It’s a great establishing scene that ends up being one of many memorable action sequences and settings in Spectre. Other sequences have Bond chasing a convoy of trucks while piloting a cargo plane through the snow-covered mountains of Austria, and another equally impressive sequence has 007 engaged in a fierce, close-quarters brawl with the silent assassin Hinx (played with just the right amount of menace by Guardians of the Galaxy actor Dave Bautista) while traversing Morocco in a fast-moving, narrow train.
Not only does Spectre add to the franchise’s long tradition of breathtaking set pieces, but it also draws inspiration from the past for some of its colorful characters, too. Along with Bautista’s Hinx, whose entrance scene is worthy of a spot in Bond’s rogues gallery alongside iconic henchmen Jaws and Oddjob, Christoph Waltz makes for a good (but not great) criminal mastermind in his role as Franz Oberhauser. His character’s willingness to spend a significant amount of time explaining his diabolical plot to Bond before subjecting him to an overly complicated death will feel particularly familiar to anyone well-versed in 007’s pre-Daniel Craig adventures.
Still, while Waltz does his scene-chewing best to give audiences a memorable villain, his performance suffers from the same problem that afflicts much of Spectre: a surprisingly weak script.
The connective tissue provided in the plot is conspicuously thin.
Despite the obvious desire to bring together all of the Craig-era films and link the events of Spectre to the major villains (and some of their victims) from Casino Royale, Quantum of Solace, and Skyfall, the connective tissue provided in the plot is conspicuously thin. The notion that all of these characters and events are part of some greater, overarching criminal enterprise is simply presented as fact with little supporting evidence or — more importantly — reason for their connection. It’s an unfortunate gap in the film’s narrative foundation that leaves a significant portion of the story on shaky ground, particularly when many of the characters’ actions become singularly motivated by this far-reaching but poorly explained threat.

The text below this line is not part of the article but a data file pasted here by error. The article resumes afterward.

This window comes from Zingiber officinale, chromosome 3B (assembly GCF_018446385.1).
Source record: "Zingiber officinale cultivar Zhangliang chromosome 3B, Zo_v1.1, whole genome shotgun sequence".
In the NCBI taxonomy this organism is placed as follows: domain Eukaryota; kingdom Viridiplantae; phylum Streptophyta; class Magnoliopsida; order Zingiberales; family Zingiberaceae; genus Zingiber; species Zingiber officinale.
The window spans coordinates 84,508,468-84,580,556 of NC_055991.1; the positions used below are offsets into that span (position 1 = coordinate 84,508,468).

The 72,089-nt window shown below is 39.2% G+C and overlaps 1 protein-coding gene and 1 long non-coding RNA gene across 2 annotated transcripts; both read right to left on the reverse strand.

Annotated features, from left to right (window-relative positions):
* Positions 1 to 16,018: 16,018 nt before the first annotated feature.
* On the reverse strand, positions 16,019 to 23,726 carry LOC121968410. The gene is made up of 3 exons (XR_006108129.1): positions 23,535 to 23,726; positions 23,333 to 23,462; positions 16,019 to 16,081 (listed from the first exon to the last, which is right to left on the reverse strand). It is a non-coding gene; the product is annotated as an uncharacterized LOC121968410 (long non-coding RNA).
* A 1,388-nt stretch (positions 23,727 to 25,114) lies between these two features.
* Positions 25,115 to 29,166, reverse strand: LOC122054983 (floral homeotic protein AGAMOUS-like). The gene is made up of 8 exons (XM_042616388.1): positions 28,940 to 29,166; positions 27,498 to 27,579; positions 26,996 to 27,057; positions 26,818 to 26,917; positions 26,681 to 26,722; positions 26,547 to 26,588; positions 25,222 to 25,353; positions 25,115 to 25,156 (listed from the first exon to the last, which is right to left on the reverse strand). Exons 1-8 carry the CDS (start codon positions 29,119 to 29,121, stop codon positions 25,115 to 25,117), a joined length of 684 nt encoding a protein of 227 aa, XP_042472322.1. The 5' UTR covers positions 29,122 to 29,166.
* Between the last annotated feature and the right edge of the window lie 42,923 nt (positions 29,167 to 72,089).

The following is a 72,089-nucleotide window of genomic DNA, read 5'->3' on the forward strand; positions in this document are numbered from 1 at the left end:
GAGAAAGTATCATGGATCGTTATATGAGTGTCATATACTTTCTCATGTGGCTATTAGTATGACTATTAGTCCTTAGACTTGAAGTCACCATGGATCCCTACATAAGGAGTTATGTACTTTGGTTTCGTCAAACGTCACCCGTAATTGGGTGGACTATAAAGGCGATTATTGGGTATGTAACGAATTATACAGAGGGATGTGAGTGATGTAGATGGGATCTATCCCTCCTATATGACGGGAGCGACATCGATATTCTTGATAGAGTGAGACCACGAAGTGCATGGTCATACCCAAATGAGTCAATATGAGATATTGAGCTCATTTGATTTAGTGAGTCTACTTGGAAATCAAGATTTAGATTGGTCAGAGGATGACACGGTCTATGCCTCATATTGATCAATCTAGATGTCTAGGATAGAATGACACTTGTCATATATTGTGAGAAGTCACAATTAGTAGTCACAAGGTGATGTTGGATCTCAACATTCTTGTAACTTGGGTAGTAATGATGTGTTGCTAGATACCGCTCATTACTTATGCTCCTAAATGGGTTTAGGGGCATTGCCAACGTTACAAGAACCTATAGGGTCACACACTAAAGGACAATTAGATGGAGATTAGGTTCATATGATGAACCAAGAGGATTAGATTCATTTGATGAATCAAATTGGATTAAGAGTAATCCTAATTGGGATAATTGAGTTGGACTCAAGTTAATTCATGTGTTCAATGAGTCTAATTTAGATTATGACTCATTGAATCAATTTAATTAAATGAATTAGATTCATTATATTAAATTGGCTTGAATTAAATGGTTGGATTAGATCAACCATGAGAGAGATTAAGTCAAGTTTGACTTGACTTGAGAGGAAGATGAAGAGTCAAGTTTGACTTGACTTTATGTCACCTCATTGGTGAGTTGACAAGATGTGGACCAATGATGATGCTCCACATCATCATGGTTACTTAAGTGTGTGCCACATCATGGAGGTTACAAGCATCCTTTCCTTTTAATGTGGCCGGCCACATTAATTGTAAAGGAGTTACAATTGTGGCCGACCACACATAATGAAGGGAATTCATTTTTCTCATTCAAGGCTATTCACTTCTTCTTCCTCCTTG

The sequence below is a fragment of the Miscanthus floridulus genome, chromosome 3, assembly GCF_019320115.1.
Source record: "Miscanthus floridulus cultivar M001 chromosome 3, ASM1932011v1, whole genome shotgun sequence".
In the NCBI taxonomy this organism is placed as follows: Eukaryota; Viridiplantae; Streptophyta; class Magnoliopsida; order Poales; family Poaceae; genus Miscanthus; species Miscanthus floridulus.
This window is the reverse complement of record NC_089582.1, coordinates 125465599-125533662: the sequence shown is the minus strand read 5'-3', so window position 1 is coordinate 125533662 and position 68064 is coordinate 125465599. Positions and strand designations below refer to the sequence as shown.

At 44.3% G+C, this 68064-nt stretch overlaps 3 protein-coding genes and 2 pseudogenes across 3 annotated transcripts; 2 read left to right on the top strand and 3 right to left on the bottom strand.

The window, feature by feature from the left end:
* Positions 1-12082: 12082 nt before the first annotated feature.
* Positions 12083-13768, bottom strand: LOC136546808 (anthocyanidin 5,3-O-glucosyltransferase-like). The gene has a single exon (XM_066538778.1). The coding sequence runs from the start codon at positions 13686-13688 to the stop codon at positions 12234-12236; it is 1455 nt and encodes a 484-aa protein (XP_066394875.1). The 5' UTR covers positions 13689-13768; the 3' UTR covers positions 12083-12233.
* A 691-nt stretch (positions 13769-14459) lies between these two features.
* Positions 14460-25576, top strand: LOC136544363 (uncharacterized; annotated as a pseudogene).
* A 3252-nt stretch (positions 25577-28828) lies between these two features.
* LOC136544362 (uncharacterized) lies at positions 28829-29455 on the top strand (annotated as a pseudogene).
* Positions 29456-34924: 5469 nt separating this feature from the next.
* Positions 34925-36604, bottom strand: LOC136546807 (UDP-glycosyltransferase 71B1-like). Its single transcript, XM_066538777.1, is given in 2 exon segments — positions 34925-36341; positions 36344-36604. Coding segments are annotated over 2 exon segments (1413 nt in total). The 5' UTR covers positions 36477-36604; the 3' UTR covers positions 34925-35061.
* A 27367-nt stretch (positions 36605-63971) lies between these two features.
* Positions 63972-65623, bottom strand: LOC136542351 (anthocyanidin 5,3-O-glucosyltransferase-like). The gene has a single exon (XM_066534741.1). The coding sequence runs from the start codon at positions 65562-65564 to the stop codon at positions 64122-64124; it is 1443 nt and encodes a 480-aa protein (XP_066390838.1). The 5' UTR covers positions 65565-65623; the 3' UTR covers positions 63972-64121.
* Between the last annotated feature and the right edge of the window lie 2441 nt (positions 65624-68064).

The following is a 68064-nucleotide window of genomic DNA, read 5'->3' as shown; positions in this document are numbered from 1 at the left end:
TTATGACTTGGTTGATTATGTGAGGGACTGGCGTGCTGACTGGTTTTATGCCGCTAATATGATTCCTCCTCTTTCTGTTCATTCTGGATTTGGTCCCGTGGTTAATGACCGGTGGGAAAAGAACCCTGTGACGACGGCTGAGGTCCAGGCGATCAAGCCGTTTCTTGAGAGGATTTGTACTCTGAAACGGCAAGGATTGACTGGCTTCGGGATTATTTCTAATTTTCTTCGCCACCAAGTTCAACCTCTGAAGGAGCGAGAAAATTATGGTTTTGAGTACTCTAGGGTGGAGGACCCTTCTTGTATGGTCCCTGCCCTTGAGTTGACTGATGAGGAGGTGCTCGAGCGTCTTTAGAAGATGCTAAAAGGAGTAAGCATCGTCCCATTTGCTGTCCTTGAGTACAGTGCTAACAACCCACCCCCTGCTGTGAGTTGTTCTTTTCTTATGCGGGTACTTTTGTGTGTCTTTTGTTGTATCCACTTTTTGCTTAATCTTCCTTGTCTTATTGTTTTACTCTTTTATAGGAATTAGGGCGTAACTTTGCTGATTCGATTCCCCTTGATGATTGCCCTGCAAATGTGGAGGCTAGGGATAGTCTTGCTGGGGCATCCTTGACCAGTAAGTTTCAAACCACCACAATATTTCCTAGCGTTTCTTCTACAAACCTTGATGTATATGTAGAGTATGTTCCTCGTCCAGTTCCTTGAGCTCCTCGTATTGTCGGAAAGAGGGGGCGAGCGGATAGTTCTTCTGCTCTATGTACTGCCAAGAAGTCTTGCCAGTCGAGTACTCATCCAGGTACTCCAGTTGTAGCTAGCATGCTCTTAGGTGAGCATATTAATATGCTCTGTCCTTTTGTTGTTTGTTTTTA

The film’s willingness to embrace some of the more campy elements of traditional James Bond movies also doesn’t seem to sync up well with its leading man, who has spent the last three films convincing audiences that James Bond doesn’t need to smile to be smooth. Previous 007 actors Sean Connery and Roger Moore could make a well-timed smirk as effective as a Walther PPK in getting what they wanted, but Craig’s version of Bond seems acutely uncomfortable when the script calls for moments of levity — something Craig’s films have generally lacked, and apparently for good reason.
If Spectre does turn out to be Craig’s swan song as James Bond, it’s certainly an intriguing way to conclude his run. In many ways, Mendes’ second adventure with 007 feels very different from his previous effort, Skyfall, and distinctly different from the tone established by the rest of the Craig-era franchise. Despite the back-to-basics feel of some of the more traditional elements, Spectre still manages to over-reach with a script that never quite supports the story’s grand ambitions, and feels like a James Bond movie written for a different James Bond era.
It’s difficult to predict where Spectre will rank among the franchise’s many installments years from now, but one thing seems certain: If it does turn out to be Craig’s final adventure as Agent 007, it’s a fitting conclusion to one of the most interesting, unpredictable eras in James Bond’s history.